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  • MindMate Team

What is Alzheimer's?

Alzheimer’s Disease (AD) is a neurodegenerative disorder and is the most common cause of dementia, the name given to a group of symptoms which include problems with memory, thinking and behavior. Symptoms usually develop slowly and get worse over time, becoming severe enough to interfere with daily tasks. Alzheimer's disease accounts for 60 percent to 80 percent of dementia cases.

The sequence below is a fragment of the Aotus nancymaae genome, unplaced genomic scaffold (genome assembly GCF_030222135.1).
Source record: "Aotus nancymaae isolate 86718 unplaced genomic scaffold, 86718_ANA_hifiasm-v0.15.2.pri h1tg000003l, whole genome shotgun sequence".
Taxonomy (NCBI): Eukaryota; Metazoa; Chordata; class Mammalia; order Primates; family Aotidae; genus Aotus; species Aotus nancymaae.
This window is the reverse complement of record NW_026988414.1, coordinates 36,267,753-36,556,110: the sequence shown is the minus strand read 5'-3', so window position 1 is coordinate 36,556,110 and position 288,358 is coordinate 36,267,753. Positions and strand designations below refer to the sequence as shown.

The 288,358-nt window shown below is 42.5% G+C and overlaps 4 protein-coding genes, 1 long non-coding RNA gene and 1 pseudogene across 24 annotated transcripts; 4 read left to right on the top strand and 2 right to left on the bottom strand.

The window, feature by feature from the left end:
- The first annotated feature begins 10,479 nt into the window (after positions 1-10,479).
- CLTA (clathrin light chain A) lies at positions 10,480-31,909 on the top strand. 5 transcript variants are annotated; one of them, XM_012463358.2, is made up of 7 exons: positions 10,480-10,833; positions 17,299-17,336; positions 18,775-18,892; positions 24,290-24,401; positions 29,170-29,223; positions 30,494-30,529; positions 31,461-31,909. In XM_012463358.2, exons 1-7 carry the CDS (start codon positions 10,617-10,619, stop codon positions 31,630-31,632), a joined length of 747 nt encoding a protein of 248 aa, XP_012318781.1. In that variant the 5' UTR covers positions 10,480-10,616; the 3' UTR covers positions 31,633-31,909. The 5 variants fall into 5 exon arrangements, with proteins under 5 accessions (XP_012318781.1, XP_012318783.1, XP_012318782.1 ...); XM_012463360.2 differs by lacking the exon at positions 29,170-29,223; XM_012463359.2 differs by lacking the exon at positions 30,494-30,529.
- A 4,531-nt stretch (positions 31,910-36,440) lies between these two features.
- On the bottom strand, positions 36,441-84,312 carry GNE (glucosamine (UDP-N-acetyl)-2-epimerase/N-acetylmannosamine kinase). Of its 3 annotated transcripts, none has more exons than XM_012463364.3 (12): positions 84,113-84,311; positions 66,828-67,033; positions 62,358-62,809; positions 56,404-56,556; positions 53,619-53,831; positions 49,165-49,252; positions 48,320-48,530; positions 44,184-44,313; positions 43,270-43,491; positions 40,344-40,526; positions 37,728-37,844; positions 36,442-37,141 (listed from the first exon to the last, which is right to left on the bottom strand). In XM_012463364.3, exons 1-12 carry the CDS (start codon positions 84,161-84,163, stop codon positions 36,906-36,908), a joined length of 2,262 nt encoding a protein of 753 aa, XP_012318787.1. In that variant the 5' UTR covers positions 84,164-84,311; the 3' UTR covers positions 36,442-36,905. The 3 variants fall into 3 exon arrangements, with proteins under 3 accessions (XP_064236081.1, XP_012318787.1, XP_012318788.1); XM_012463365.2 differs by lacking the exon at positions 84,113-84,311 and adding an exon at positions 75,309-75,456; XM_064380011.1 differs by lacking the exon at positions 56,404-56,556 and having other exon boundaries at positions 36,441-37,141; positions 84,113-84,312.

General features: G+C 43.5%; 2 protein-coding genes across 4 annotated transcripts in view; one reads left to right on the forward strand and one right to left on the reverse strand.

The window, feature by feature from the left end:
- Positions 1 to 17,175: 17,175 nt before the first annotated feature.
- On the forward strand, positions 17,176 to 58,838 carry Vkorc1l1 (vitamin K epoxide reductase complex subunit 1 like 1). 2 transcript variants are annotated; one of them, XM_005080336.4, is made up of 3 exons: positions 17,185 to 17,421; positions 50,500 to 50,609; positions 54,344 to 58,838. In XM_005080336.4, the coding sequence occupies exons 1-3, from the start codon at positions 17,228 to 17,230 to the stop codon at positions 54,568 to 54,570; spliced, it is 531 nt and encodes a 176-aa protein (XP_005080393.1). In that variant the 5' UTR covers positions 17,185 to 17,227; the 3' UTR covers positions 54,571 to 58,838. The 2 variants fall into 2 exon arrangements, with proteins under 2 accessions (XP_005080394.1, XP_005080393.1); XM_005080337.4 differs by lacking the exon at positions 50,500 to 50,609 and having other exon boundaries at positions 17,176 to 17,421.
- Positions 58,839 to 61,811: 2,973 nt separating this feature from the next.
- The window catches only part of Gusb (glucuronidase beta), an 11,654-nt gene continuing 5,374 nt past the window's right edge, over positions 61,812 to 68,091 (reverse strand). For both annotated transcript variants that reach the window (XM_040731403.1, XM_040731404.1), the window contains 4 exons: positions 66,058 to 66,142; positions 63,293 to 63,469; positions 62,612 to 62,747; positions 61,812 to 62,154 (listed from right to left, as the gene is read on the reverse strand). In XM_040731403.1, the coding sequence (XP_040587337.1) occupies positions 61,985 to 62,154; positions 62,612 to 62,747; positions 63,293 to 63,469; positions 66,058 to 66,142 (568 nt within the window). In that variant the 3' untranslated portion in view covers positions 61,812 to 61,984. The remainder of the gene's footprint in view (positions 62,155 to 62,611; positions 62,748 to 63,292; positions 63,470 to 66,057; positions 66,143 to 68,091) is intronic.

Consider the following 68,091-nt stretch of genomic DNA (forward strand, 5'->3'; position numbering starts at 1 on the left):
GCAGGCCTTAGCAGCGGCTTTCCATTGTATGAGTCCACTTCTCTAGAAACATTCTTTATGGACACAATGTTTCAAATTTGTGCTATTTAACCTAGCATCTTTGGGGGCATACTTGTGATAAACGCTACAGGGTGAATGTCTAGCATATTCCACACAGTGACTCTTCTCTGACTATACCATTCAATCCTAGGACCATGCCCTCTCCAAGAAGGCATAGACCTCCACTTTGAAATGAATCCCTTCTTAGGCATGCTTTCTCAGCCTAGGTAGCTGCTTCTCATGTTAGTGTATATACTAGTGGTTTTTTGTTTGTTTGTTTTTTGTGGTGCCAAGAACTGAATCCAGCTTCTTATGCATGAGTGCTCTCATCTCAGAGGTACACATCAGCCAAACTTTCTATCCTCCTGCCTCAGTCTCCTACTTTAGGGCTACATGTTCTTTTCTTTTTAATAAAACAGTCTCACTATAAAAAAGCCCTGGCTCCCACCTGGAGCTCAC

The symptoms associated with Alzheimer’s are often initially dismissed as a normal part of aging; they are not. The greatest known risk factor is increasing age, and the majority of people with Alzheimer's are 65 and older, with the risk doubling once you surpass 80. It’s important to note that AD is a progressive disease, which gradually worsens over time. Although you can employ certain exercises and take medication to temporarily slow the worsening of the disease, it is ultimately irreversible and as yet there is no known cure. In its early stages, memory loss is mild, but with late-stage Alzheimer's, individuals lose the ability to carry on a conversation and respond to their environment. The most common early symptom of Alzheimer's is difficulty remembering newly learned information because Alzheimer's changes typically begin in the part of the brain that affects learning. As Alzheimer's advances through the brain it leads to increasingly severe symptoms, including disorientation, mood and behavior changes. Deepening confusion about events occurs, which often leads to baseless suspicions about family, friends and professional caregivers. In the later stages, more serious memory loss and behavior changes take over and the person will have difficulty speaking, swallowing and walking. On a scientific level, the catalyst for the development of Alzheimer’s is the destruction of nerve cells in the brain; this is what causes the personality changes and memory loss displayed in Alzheimer’s patients. Scientists are not exactly sure why this occurs, but two abnormal structures called plaques and tangles are prime suspects in damaging and killing nerve cells. Most experts believe these structures somehow play a critical role in blocking communication among nerve cells and disrupting processes that cells need to survive. Thankfully, at present, Alzheimer’s research is at the forefront of biomedical research worldwide. Some of the most remarkable progress has shed light on how Alzheimer's affects the brain, and the hope is that this better understanding will lead to new treatments.


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